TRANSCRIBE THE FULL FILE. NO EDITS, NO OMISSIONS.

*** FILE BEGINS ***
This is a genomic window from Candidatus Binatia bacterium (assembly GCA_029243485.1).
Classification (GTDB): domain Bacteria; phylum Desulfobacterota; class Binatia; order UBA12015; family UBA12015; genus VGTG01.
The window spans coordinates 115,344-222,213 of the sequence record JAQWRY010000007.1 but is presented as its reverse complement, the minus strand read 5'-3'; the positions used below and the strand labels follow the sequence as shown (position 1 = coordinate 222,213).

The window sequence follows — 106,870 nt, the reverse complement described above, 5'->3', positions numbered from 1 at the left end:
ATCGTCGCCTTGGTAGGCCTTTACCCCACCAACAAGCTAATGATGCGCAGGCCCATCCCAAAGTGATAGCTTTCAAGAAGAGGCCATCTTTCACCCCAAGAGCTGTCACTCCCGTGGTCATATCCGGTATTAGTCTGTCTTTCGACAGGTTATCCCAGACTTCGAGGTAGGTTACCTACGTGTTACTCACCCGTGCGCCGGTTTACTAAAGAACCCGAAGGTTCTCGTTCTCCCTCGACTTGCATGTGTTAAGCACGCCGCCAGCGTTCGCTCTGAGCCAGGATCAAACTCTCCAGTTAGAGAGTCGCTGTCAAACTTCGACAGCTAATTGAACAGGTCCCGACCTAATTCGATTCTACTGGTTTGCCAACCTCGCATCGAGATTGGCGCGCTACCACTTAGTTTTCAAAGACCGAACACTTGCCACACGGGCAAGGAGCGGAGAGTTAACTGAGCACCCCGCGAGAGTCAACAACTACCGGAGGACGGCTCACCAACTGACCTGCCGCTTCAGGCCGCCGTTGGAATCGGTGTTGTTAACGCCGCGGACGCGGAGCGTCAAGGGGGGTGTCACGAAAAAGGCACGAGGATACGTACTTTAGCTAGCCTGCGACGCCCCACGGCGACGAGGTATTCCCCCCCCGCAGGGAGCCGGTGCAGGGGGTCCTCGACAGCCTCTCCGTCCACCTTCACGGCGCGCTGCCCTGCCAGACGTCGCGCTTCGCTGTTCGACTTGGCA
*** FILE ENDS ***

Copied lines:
This is a genomic window from Candidatus Binatia bacterium (assembly GCA_029243485.1).
Classification (GTDB): domain Bacteria; phylum Desulfobacterota; class Binatia; order UBA12015; family UBA12015; genus VGTG01.
The window spans coordinates 115,344-222,213 of the sequence record JAQWRY010000007.1 but is presented as its reverse complement, the minus strand read 5'-3'; the positions used below and the strand labels follow the sequence as shown (position 1 = coordinate 222,213).

The window sequence follows — 106,870 nt, the reverse complement described above, 5'->3', positions numbered from 1 at the left end:
ATCGTCGCCTTGGTAGGCCTTTACCCCACCAACAAGCTAATGATGCGCAGGCCCATCCCAAAGTGATAGCTTTCAAGAAGAGGCCATCTTTCACCCCAAGAGCTGTCACTCCCGTGGTCATATCCGGTATTAGTCTGTCTTTCGACAGGTTATCCCAGACTTCGAGGTAGGTTACCTACGTGTTACTCACCCGTGCGCCGGTTTACTAAAGAACCCGAAGGTTCTCGTTCTCCCTCGACTTGCATGTGTTAAGCACGCCGCCAGCGTTCGCTCTGAGCCAGGATCAAACTCTCCAGTTAGAGAGTCGCTGTCAAACTTCGACAGCTAATTGAACAGGTCCCGACCTAATTCGATTCTACTGGTTTGCCAACCTCGCATCGAGATTGGCGCGCTACCACTTAGTTTTCAAAGACCGAACACTTGCCACACGGGCAAGGAGCGGAGAGTTAACTGAGCACCCCGCGAGAGTCAACAACTACCGGAGGACGGCTCACCAACTGACCTGCCGCTTCAGGCCGCCGTTGGAATCGGTGTTGTTAACGCCGCGGACGCGGAGCGTCAAGGGGGGTGTCACGAAAAAGGCACGAGGATACGTACTTTAGCTAGCCTGCGACGCCCCACGGCGACGAGGTATTCCCCCCCCGCAGGGAGCCGGTGCAGGGGGTCCTCGACAGCCTCTCCGTCCACCTTCACGGCGCGCTGCCCTGCCAGACGTCGCGCTTCGCTGTTCGACTTGGCA